Choi was one of 38 West Point grads who publicly came out in March in support of a repeal of the military's 16-year-old "don't ask, don't tell" policy, which allows gay men and women to serve their country as long as they don't tell anybody about their disgusting sexual preferences. It also means that other military folks aren't allowed to ask. After publicly identifying as gay on the Rachel Maddow show in March, Choi--who studied Arabic languages while at West Point--received notice that he would be discharged. He says he will fight his dismissal and has so far done so publicly, presumably to the surprise of military officials. Maybe they figured it's so shameful to be gay that Choi would never take his fight so public (they perhaps forgot that he came out in a public forum in the first place). Maybe they figured they could easily swat him away, since gay men don't know how to fight anyway.
|The Daily Show With Jon Stewart||M - Th 11p / 10c|
|Dan Choi Is Gay|
You guys, it's 2009. The notion that homosexuality is a choice, that same-sex partnerships are an abomination, that sexual orientation is anybody's business or that we need to avoid making room for gay men and women to take their rightful place in the cultural, political, legal, and social life of our country--that's so 1998.
In the early 1900's, the NAACP waged a war against lynching, not just by arguing that beating, then slinging up, black men was atrocious behavior (if a person didn't accept this stance, then there was no point in arguing) but also by building anti-lynching sentiment by simply stating the facts: keeping a running tally of lynchings across the U.S. via newspaper ads and banners in major cities. Eventually, the anti-lynching arguments became redundant--a critical mass of Americans had simply come to accept the premise that killing a human being based on skin color was abominable behavior.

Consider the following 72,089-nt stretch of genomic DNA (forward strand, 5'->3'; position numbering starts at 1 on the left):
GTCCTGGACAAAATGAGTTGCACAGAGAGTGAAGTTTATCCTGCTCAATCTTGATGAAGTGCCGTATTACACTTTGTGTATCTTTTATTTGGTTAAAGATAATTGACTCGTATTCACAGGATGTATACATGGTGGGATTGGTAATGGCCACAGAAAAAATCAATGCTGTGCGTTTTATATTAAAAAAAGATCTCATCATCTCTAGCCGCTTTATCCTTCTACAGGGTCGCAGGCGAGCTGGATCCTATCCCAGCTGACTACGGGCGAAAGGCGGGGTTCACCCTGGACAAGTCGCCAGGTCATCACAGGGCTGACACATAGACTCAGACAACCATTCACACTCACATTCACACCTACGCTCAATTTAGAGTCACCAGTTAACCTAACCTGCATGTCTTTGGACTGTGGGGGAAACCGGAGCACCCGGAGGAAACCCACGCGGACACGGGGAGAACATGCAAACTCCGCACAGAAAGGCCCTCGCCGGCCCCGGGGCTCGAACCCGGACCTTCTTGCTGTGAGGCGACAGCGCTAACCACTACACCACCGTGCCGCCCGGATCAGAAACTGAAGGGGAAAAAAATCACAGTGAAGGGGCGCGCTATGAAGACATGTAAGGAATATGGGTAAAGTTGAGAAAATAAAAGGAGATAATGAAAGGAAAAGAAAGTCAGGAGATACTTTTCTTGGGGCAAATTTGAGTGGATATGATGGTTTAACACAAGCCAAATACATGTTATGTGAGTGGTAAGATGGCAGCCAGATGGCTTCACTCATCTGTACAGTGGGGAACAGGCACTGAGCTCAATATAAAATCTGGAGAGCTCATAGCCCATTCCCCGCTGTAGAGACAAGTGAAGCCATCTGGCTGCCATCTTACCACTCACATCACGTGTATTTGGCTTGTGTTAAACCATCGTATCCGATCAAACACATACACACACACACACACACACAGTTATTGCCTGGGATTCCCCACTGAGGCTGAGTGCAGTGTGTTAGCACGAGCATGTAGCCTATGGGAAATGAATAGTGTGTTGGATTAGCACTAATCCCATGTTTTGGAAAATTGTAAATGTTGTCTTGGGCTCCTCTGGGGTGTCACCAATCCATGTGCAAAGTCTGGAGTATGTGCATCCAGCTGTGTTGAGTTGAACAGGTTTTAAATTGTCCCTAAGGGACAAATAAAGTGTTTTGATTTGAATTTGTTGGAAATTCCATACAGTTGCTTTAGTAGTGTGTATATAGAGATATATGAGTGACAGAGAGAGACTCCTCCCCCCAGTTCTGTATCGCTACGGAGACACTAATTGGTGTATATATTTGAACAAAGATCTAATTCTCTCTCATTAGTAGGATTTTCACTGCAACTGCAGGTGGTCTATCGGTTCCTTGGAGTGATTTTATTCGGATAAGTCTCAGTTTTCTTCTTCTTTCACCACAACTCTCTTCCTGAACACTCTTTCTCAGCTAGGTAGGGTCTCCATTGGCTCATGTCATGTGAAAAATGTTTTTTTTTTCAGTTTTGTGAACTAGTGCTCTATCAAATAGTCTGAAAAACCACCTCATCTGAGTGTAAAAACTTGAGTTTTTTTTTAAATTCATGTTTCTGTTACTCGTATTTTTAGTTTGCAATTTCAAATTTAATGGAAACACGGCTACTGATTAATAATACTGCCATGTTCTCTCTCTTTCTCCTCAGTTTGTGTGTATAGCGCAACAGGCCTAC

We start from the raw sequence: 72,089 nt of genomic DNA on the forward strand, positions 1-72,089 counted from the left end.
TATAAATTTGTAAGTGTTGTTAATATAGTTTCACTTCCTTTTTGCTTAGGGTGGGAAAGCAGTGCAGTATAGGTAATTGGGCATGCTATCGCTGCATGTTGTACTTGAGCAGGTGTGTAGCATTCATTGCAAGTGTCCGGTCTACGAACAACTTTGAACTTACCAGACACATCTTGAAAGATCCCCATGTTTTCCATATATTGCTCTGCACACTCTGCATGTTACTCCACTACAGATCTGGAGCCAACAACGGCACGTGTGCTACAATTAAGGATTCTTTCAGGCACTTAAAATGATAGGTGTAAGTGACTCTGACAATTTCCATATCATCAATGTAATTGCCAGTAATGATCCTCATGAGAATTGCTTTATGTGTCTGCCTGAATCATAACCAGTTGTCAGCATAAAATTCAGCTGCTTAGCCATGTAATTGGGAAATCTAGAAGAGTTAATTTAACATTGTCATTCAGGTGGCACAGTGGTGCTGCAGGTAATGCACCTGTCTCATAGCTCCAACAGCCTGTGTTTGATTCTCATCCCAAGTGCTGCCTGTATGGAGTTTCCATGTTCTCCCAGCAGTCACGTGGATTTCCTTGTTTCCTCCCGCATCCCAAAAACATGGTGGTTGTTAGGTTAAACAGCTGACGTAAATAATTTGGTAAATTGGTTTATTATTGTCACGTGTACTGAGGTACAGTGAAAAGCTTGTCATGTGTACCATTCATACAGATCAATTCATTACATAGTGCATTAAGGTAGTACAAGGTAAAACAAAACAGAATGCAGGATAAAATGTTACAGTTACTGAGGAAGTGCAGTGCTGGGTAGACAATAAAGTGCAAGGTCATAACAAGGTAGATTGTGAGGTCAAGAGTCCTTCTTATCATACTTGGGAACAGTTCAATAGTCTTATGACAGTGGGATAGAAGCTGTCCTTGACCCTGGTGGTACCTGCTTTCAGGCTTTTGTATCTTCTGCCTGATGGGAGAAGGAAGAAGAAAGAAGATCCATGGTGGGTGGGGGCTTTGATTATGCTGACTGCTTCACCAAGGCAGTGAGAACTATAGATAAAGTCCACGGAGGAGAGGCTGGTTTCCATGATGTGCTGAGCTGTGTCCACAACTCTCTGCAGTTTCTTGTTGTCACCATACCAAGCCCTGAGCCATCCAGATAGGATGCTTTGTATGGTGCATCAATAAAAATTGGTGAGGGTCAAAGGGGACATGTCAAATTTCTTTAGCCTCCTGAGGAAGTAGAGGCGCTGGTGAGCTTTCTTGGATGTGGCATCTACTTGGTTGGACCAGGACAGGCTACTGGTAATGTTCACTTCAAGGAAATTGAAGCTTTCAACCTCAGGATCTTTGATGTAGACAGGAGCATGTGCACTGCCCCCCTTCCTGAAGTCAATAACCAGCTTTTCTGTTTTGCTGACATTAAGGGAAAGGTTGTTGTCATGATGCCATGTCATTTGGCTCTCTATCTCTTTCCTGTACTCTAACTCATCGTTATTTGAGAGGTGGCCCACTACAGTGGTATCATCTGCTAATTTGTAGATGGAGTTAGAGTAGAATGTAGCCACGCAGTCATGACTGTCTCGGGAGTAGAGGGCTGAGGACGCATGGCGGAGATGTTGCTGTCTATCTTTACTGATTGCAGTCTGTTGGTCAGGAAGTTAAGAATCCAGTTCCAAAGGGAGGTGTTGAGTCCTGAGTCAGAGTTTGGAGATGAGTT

There comes a point where words fail because they've reached all the people they possibly can. There comes a point where further argument is useless, and all you can do is wait for a critical mass to join together in overthrowing a hopelessly bigoted, hopelessly outdated stance. If the outrage over Choi's discharge and shifting sentiment toward the "don't ask, don't tell" policy are any indication, we may have reached this point with gay rights. Thank Christ--it's about time.